The 68th UN General Assembly declared 2016 the International Year of Pulses. That’s right: pulses. Rarely has a UN international year caused such little stir; very few agricultural experts even took notice. Notwithstanding, pulses are important to many very different groups of people in the Global North and South. What other issue could link the interests of healthconscious vegans in the metropolises of the Global North to those of rural peasant farmers in the Global South? Pulses are to be cherished.
Whether it is a farmers’ market in Peru, Zambiaor India, the picture is always similar: piles of lentils,chickpeas, beans and peas everywhere. A colourful display ranging from light red, brown and bright-yellow lentils, to beige chickpeas and the black of dried beans. In Europe, we buy them packaged and consider them hip. Today we perceive what used to be considered poor man’s food such as lentil soup or pea stew as delicacies. Thanks to their high protein content, pulses can replace meat. Peasant farmers value them because they improve soil fertility and reduce the need for fertilisers. From the consumer point of view, pulses are healthy food products which, from a production point of view, they promote biodiversity and reduce the need for fossil resources: mixed cultivation including pulses exemplifies the agroecological approach.
Agroecology is also an attempt to slow rural-to-urban migration into the megacities and save agriculture from destruction through industrialisation. Let us look back. With its revolutions and massacres, Eric Hobsbawm, the British historian, termed the twentieth century the ‘Age of Extremes’. Yet, what in his eyes distinguishes our modern world from the past is the global decline of peasant farming. It is the end of the millennia-old era, in which the majority of people lived off the land, growing crops, raising animals or fishing from the sea.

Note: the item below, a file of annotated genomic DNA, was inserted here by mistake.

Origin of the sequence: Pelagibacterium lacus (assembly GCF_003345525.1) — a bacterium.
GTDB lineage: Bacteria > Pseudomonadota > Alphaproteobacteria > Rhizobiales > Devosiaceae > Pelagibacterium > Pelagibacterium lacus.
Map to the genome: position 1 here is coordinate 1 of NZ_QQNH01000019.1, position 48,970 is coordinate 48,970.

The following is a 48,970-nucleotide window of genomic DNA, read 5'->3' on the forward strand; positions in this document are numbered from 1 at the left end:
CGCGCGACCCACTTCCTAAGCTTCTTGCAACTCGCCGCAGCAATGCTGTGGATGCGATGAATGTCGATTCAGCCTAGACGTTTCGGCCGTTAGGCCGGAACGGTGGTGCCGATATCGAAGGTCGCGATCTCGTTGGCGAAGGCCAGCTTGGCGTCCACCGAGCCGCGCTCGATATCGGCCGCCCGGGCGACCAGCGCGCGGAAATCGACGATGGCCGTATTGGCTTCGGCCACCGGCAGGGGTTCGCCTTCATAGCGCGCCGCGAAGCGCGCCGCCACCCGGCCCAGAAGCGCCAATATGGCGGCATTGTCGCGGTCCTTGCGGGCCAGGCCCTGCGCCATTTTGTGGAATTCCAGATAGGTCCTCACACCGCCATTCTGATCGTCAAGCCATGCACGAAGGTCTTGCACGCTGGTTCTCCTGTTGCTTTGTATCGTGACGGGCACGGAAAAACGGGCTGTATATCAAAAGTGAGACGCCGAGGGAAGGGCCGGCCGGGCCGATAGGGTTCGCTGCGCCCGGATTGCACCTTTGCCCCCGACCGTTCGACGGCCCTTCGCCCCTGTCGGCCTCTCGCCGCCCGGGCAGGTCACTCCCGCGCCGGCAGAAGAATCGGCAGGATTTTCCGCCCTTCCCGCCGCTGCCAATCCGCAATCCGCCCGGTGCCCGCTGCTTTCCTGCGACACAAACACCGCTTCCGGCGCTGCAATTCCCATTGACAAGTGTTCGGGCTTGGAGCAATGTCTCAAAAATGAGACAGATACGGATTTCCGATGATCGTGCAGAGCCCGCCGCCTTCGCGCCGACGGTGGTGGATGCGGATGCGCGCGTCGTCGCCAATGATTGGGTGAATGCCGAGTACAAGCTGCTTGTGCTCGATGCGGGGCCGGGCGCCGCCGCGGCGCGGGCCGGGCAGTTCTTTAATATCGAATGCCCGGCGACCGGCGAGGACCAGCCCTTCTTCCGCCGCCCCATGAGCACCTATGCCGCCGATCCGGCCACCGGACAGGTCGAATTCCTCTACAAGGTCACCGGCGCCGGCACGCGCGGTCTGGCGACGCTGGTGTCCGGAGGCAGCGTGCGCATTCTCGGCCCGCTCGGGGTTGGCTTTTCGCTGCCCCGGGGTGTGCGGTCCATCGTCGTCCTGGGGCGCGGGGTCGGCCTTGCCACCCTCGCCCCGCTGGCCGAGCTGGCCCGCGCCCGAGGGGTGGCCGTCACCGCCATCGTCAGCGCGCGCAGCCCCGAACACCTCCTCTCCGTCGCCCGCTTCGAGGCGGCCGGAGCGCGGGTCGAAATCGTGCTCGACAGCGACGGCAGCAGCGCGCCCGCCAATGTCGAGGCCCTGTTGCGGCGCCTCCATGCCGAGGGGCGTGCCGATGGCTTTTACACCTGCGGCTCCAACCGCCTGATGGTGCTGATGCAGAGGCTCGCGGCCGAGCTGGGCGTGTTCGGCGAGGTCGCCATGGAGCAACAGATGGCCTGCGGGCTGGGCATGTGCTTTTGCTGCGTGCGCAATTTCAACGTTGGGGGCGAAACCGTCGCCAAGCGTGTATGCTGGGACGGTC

Europeans, US-Americans and the Japanese have all essentially stopped working the land. In large parts of Latin America, Asia and Africa agricultural labour, however, remains a characteristic trait of societies. In fact, over the course of fifty years, population dynamics have led the number of people employed in agriculture to increase from 1.5 billion to 2.5 billion. Nonetheless, should the current trend continue, it seems likely that peasant-farmer societies in the Global South will face impoverishment and decline.
For over half a century the struggle against poverty has been a focus of global rhetoric. Rarely, however, do people ask the most important question: Who is going to fight poverty? The World Bank and many governments have their answer: outside experts, donors and corporations will alleviate poverty. This perspective more or less reduces the struggle against poverty to an investment programme. Civil society organisations and social movements, in contrast, have a very different answer. In their view, the poor need to free themselves from poverty. This will require broadening their scope for action and strengthening their rights, and involves a programme of empowerment aimed at both more encompassing as well as piecemeal shifts in the balance of power. The poor are not needy recipients of aid; they only have their hands bound.
This is where the concept of agroecology, the focus of this brochure, plays in. We are sceptical of agroindustrial corporations and, instead, call for agriculture based on peasant farming systems. Our approach defends diversity against monoculture and gives local markets priority over the global market. We argue against the oil and chemicals dependency of today’s agriculture and advocate the use of worms, insects and animals. Agroecological approaches not only mimic nature; they are also better for people – as diverse workers, self-employed producers, and market participants and buyers of processed goods. At its best, agroecology reveals what Old Latin always knew: that a secret connection exists between humus and humanum.